The arrival of Vítor Constâncio as the European Central Bank’s new vice-president this week has led to a reshuffling of responsibilities on the bank’s six-person Frankfurt-based executive board. For ECB-watchers, the obvious questions are: who’s up and who’s down? I am not sure if much has changed.
As expected, Mr Constâncio, a former Portuguese central bank governor, will take over responsibility for financial stability issues from his predecessor, Lucas Papademos. That will take up much of his time in coming years, so it is probably not a big deal to him that responsibility for ECB research has been transferred to José Manuel González-Páramo, perhaps the biggest winner from today’s moves. Mr González-Páramo remains in charge of market operations – a busy beat in recent years. Read more
The ”great financial crisis” we are still living through may be the worst economic disturbance since the second world war, but the European Central Bank does not see any great need for it to change the way it operates monetary policy. That is the main impression I have at the end of two-day Frankfurt conference (“The great financial crisis: lessons for financial stability and monetary policy”) marking the departure of Lucas Papademos, its vice president.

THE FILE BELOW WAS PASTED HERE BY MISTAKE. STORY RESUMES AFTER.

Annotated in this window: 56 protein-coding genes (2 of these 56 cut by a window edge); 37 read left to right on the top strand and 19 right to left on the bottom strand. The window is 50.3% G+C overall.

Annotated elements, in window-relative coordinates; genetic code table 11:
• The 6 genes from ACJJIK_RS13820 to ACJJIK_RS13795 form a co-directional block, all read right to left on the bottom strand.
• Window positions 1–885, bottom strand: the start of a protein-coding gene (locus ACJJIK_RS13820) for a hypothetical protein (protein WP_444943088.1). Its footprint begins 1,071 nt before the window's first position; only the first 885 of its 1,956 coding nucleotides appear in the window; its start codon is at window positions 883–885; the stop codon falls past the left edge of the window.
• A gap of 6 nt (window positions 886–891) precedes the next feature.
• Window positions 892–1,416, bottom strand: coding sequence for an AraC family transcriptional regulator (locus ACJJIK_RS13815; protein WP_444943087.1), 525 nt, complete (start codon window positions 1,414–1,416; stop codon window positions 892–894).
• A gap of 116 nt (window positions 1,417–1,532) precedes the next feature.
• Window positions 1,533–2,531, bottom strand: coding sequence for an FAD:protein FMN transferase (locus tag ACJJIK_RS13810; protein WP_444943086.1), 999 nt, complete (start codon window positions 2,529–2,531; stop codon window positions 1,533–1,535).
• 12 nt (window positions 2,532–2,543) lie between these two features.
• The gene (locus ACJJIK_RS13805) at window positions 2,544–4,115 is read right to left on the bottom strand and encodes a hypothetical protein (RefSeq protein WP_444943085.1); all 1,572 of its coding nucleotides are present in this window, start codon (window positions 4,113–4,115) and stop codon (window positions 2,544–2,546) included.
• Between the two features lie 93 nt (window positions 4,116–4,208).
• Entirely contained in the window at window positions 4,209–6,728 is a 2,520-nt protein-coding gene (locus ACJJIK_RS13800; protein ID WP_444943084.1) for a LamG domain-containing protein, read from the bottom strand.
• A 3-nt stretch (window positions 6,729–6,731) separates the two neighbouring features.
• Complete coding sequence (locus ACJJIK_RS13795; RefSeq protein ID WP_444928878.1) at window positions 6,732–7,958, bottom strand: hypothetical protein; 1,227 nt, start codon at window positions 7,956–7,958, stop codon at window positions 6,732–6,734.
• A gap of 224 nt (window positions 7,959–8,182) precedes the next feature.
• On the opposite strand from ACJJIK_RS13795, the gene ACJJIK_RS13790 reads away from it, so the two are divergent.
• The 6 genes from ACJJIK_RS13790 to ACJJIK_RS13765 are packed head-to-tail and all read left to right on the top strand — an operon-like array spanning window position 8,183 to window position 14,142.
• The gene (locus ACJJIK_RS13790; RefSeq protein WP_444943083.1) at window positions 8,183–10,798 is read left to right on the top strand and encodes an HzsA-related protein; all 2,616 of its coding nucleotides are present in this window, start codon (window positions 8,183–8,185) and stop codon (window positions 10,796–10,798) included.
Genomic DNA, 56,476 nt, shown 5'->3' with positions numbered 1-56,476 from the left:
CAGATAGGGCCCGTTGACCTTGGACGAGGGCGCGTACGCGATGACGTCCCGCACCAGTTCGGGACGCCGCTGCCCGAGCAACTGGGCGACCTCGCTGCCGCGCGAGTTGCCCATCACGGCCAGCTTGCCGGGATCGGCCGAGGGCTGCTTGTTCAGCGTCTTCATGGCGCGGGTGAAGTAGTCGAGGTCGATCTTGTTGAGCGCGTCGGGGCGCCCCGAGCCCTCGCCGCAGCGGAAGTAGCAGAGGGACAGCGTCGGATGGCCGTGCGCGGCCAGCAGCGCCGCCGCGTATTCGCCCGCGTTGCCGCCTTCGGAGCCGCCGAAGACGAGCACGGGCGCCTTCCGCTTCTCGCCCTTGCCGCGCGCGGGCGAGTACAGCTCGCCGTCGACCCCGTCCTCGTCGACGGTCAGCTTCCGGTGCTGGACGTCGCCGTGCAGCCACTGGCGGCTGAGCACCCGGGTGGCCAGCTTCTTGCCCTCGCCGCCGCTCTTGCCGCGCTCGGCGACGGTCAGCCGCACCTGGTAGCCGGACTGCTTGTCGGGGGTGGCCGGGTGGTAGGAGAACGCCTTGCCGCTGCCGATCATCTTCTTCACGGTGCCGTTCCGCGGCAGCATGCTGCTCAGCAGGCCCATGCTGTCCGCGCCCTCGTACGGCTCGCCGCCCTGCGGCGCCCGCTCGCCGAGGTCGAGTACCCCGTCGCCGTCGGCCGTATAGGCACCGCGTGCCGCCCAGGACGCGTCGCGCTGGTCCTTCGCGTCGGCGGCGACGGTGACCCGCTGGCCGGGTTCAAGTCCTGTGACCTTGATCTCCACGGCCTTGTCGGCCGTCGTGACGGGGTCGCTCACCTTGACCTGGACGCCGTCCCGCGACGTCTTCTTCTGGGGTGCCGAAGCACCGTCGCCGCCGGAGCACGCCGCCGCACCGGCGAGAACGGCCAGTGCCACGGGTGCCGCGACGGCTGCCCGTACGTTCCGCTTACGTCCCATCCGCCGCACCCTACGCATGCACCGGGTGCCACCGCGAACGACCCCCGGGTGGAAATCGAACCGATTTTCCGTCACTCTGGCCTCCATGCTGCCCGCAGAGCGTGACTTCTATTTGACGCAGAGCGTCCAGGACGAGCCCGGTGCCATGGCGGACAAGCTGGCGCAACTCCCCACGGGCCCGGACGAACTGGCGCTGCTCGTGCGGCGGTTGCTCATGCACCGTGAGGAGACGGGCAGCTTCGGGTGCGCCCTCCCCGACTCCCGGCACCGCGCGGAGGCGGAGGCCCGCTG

As I noted yesterday, no clear answers emerged on just how financial stability responsibilities should be combined with price stability objectives. But ECB speakers were clear that their “monetary pillar” – their analysis of monetary aggregates and credit data – had proved its worth during the crisis. In his closing speech, Mr Papademos argued it would help the ECB “lean against the wind” against asset prices, even if such a policy were not explicit. Read more